In writing about how the role of disability is changing I will be examining several figures with disabilities who have made their way into mainstream media and why their roles work (or don’t). It seems fitting to start with a character that continuously provides a benchmark for someone with a disability being in the mainstream media: Tyrion Lannister.
Born as a person of short stature into the economically most powerful family in the kingdom, Tyrion is everything that a man should be: brave to the point of brazen, witty, smart, and undeniably sexy. His short stature is a thorn in his father’s side who insists that his son’s labour and delivery was so gruesome that it directly resulted in his mother’s death.
Most of us don’t think of Game of Thrones as a television show which has incorporated disability into its plot line successfully. We don’t think of Tyrion Lannister as having a disability or physical deformity. And why is that? We still live in a world where seeing a person of short stature in public still gets a reaction. Very often we see Tyrion’s own frustrations with his own limitations. But Tyrion is never a victim, an adjective that many people expect to relate to people with physical limitations, regardless if we are willing to admit it or not.
We trust Tyrion to get himself out of scraps that would confound the most intelligent among us. We love it when he sasses his father and sister in ways no one else in the realm would dream of doing. And we feel that Tyrion Lannister would be the most capable, charismatic, and even just leader in Westeros should, by some twist of strange fate by the author, he ever land himself on the iron throne.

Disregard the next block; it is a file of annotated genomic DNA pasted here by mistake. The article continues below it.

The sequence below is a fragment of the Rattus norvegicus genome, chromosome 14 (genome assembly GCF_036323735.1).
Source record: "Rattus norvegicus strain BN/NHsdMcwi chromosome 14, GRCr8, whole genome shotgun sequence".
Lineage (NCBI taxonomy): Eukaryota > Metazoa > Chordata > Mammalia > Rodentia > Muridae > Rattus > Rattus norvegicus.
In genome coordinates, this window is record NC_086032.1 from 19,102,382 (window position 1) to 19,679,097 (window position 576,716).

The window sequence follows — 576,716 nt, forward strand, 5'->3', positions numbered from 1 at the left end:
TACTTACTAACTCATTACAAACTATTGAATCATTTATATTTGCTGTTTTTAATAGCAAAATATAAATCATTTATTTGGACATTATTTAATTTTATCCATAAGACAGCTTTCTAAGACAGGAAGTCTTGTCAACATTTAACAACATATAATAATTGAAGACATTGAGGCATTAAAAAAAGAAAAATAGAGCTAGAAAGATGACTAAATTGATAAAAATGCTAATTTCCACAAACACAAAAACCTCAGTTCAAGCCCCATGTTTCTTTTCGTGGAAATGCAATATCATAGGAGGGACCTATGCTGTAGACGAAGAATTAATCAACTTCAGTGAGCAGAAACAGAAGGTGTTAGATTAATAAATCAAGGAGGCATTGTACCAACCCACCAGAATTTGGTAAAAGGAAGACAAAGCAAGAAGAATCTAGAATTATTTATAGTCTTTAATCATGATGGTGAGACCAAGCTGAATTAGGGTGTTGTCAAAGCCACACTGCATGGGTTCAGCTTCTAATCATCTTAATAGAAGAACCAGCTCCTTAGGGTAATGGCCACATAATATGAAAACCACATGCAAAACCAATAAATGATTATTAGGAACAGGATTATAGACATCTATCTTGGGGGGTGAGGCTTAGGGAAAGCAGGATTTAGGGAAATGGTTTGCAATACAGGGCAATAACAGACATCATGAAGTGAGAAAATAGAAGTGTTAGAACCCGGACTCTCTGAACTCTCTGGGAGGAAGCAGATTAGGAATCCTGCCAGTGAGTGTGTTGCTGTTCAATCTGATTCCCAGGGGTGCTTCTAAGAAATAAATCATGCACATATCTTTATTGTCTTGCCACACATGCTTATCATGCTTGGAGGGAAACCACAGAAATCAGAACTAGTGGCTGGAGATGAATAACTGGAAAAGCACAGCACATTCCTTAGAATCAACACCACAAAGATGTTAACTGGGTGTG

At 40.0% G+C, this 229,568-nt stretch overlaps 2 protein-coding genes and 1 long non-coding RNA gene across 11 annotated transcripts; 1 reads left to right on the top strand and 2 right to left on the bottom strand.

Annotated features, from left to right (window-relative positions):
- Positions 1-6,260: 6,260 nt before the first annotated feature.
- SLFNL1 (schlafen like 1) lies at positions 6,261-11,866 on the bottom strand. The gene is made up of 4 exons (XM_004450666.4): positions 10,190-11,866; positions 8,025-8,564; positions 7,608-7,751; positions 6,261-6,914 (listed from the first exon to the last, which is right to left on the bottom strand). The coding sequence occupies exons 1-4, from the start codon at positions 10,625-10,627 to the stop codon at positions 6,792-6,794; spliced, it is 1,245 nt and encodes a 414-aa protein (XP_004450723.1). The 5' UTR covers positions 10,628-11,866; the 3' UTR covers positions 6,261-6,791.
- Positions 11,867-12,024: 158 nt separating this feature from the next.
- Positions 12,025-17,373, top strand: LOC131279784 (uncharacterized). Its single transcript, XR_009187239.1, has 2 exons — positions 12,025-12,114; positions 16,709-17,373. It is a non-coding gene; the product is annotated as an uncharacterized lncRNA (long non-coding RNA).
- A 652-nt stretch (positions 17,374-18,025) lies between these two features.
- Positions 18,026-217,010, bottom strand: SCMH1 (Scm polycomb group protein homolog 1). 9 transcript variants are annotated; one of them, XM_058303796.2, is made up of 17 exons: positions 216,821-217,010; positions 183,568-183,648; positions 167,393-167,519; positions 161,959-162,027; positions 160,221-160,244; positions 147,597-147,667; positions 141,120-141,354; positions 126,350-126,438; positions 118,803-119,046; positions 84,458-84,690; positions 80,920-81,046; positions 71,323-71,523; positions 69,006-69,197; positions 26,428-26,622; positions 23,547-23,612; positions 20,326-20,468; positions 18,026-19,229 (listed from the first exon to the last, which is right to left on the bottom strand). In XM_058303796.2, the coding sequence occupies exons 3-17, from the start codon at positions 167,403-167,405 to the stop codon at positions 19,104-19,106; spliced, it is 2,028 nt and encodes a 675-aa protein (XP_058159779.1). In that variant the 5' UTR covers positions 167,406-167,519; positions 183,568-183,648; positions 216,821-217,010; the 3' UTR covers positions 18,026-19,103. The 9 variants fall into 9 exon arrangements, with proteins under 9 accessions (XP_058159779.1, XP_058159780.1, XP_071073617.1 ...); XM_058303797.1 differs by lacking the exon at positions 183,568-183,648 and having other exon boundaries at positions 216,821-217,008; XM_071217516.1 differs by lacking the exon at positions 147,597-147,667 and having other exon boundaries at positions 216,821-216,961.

In short there are too many glittery things to look at examining Tyrion’s character to see him as disabled.
And is this not what writers should be aiming for in creating characters of any kind. If a person sicks in our mind just because of a single quality about them we either do not know them well or they aren’t full characters. In the industry we talk about the “token gay best friend” or “the sassy black girl” as characters who are put there just for the sake of diversity. Stock characters do not work in dramas and they will not work in the name of inclusion.
It is up to us as writers and performers to create characters that are both disabled and utterly captivating. Tyrion Lannister shows us that it is possible. We can create characters whom are fastening and complex enough to be worthy of not only Emmys, but also shift the public’s perception of disability.